As of late, I’ve been noticing just how much advertising there is for fast food joints, especially on television. Every third commercial is for greasy, processed foods. I think it’s really tragic, and, frankly, rather annoying…
First there is a commercial for Arby’s. They tout something like, “People say there’s a limit to how much meat you can stack on one sandwich. Well, we found the meat limit…and then added more…and then added more.” Wow, awesome, Arby’s! It’s wonderful to see you putting your stacking skills to good use. But is there some reason that a normal sandwich is not enough? Is there some reason that a normal, “healthy” serving of processed, sliced meats is not enough?
Do we really have to propagate the idea
that you shouldn’t be satisfied
unless it’s super-sized?
Shortly thereafter, a spot for Checker’s. They’ve been advertising something called the “Garlic Parm Fries & Stix” (excuse me if I’m misquoting) that’s basically a basket of the standard, Checker’s deep fried french fries tossed together with fried mozzarella. Because obviously one fried side is not enough. And as if that weren’t horrifying enough, they douse the whole basket in some sort of liquid, processed garlic parmesan sauce. Checker’s, are you trying to kill me?
A truly intimidating attempt
to market me
an Italian-American heart attack
in a checkered paper basket.
Do not even get me started on Taco Bell. First of all, a burrito wrapped in a quesadilla!? Are you kidding me!? I can appreciate them trying to branch out, change their menu and reach new markets (such as with their new breakfast options), but I cannot understand the potato burrito. Or soft taco. Or whatever they call their carbs wrapped in carbs with a healthy sprinkling of saturated fats (bacon – I mean, well, I think it’s bacon…). Yes, I have fallen victim to Taco Bell in a drunken stupor, but that’s all it’s good for – soakin’ up that liquor!
(I mean, come on, for real,
who else is going to eat
a taco wrapped in a cheese chalupa
Now, Wendy’s, I have to hand it to you. Yes, I’m sure you are also chock full of fattening, offensive menu items, but it was encouraging that you dedicated great effort to a full marketing campaign for your summer salads. However, I have to say that, as one of the more expensive fast food joints, I would much rather have a salad or a chicken sandwich at a small, sit-down business for virtually the same price.
But I do respect the positive influence
and healthier menu options.
Now, there are, of course, more. There’s a Burger King commercial for getting two of their biggest sandwiches for $5 as well as one for Kentucky Fried Chicken, Popeyes, McDonald’s… well, the list goes on. But I think I have provided enough examples to substantiate my frustration.
As a person who has always struggled with my weight (though never frequented these places), I find the fact that I can’t enjoy a TV show before bed time without the barrage of negative influence. Like I said, even as a person that doesn’t crave these unhealthy foods, these commercials are sort of a mindf*kc. You’re laying there, satisfied, not thinking about food – and then these commercials make you wonder whether or not you should go stuff your face with whatever you have in the fridge.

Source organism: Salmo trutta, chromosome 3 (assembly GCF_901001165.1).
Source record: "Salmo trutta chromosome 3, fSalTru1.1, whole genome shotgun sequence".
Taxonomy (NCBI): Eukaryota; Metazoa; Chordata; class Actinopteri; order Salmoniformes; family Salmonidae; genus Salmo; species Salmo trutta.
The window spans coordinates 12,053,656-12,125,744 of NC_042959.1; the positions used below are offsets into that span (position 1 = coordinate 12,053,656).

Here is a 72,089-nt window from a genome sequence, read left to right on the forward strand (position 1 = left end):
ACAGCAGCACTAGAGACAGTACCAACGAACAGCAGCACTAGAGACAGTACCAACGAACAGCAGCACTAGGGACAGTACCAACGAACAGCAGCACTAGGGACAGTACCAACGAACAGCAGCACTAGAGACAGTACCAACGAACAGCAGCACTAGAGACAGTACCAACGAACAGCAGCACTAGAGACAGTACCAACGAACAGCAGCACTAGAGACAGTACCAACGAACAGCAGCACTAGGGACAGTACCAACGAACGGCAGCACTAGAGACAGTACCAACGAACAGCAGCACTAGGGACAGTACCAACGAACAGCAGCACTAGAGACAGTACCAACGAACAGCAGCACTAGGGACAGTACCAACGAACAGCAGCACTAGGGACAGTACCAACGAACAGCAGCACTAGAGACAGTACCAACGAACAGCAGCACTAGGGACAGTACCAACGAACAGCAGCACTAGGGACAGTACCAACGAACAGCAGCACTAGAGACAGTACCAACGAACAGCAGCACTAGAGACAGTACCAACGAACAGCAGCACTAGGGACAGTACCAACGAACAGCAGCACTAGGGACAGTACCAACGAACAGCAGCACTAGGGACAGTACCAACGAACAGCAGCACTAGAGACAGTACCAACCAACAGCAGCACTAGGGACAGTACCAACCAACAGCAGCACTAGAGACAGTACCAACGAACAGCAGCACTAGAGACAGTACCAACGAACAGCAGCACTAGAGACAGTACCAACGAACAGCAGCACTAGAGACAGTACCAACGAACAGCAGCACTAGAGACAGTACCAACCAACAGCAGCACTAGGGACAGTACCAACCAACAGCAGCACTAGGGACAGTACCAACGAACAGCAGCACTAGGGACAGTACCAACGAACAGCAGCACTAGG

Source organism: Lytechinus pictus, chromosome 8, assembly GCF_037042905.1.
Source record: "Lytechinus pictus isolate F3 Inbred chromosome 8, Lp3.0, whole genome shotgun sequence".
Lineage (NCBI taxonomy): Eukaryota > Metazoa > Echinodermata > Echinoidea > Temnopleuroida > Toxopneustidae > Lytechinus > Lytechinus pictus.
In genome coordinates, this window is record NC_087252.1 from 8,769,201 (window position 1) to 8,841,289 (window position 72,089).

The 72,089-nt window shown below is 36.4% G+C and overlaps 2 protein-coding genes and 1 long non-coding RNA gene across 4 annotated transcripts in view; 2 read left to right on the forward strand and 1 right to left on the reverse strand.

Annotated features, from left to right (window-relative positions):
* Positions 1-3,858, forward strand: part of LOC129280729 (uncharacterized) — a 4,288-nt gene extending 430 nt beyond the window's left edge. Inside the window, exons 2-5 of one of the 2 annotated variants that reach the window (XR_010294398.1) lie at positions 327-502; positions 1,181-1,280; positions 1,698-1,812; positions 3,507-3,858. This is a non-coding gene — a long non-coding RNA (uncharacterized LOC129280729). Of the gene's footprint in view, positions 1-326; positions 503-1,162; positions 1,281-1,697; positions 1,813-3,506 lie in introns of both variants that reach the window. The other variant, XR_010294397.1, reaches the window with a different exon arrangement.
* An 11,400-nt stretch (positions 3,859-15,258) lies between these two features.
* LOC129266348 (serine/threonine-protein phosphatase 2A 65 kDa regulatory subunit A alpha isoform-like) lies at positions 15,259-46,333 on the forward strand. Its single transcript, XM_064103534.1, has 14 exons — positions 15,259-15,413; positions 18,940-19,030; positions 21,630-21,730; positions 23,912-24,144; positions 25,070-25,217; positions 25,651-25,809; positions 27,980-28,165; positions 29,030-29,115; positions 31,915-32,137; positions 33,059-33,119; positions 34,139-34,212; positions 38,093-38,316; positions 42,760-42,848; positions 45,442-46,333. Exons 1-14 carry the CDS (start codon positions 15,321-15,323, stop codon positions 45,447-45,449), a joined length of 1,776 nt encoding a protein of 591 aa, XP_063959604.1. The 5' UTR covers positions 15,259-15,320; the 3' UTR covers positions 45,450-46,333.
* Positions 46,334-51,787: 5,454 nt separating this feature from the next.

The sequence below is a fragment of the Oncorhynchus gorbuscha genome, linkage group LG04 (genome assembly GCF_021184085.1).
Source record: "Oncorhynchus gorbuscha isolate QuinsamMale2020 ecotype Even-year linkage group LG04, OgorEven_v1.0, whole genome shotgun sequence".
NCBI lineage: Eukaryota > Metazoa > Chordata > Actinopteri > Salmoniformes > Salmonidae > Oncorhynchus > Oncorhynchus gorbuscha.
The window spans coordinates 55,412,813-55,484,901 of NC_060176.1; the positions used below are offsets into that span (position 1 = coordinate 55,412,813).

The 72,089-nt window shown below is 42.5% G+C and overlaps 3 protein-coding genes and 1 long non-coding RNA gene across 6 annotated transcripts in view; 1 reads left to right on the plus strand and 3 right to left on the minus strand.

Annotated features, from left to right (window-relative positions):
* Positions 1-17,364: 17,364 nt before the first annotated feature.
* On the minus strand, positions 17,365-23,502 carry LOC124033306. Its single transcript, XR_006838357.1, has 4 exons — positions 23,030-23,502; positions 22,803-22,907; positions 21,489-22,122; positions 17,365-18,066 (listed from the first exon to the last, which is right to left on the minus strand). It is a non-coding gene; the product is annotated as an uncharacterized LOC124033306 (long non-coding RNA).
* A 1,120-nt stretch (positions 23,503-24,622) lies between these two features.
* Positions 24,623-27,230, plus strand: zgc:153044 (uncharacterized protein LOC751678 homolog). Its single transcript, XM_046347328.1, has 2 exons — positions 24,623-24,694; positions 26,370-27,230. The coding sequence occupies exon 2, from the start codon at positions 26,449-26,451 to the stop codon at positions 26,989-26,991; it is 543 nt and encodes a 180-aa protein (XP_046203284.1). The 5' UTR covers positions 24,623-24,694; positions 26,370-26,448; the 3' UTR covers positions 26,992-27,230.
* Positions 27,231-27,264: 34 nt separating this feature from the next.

On a more worldly level, I can’t imagine the subconscious influence that this advertising has on people that do frequent these places. And, perhaps, what’s even more saddening is that our impressionable future generations are being brainwashed by this advertising.
is obesity —
We are living in a world where the mass media launches major advertising campaigns that warn of the dangers of smoking. And that’s really great. I wish those scary commercials had been around when I was younger and more impressionable. According to the CDC, tobacco use and obesity are two of the leading causes of death and/or disability in the US.(*)
“Chronic diseases are among the most common and costly of all health problems in the United States, but they also are among the most preventable. Lack of physical activity and poor nutrition—two modifiable risk factors for obesity—and tobacco use are responsible for much of the illness, suffering, and death related to chronic diseases.“(**)
If obesity is so comparable to tobacco use in terms of health and risk, why are these grease-slinging corporations allowed to poison our mass media, our citizens, and our children with this destructive advertising? I doubt any of them dine in their own establishments with any amount of frequency.
Yes, I know I have the capacity to “just say no.” Of course, everyone does. And, more often than not, I do – but that doesn’t mean the commercials disgust me any less. But what of the kids who don’t know any better? What of the adults who don’t know any better because that’s just how they grew up? What of the people with health issues that are trying to better themselves?
For our nation’s own good,
shouldn’t we stand by OUR BRETHREN
and not make it so hard
to resist temptation
and get healthy?
I can only imagine
it’s like putting images
of someone shooting up
in front of an addict —
And we don’t do that, do we? We don’t put advertisements for cocaine, heroin, crystal meth, ecstasy, etc, on television. Hell, we don’t even put advertisements for cigarettes on television. So, why then, I ask you, do we flood our channels with these greasy, processed images of injected beef-meal, plastic chicken, and liquid cheese?
I don’t have any problem with these “restaurants” existing. Absolutely not. Everybody should have the liberty to choose whether or not to frequent them. But that’s exactly it – choose. But that choice should be about one’s own health, not about whether or not they can resist being bombarded by those images on television.
As long as this marketing is allowed to go on,
our country will not even be able to begin
to fight obesity —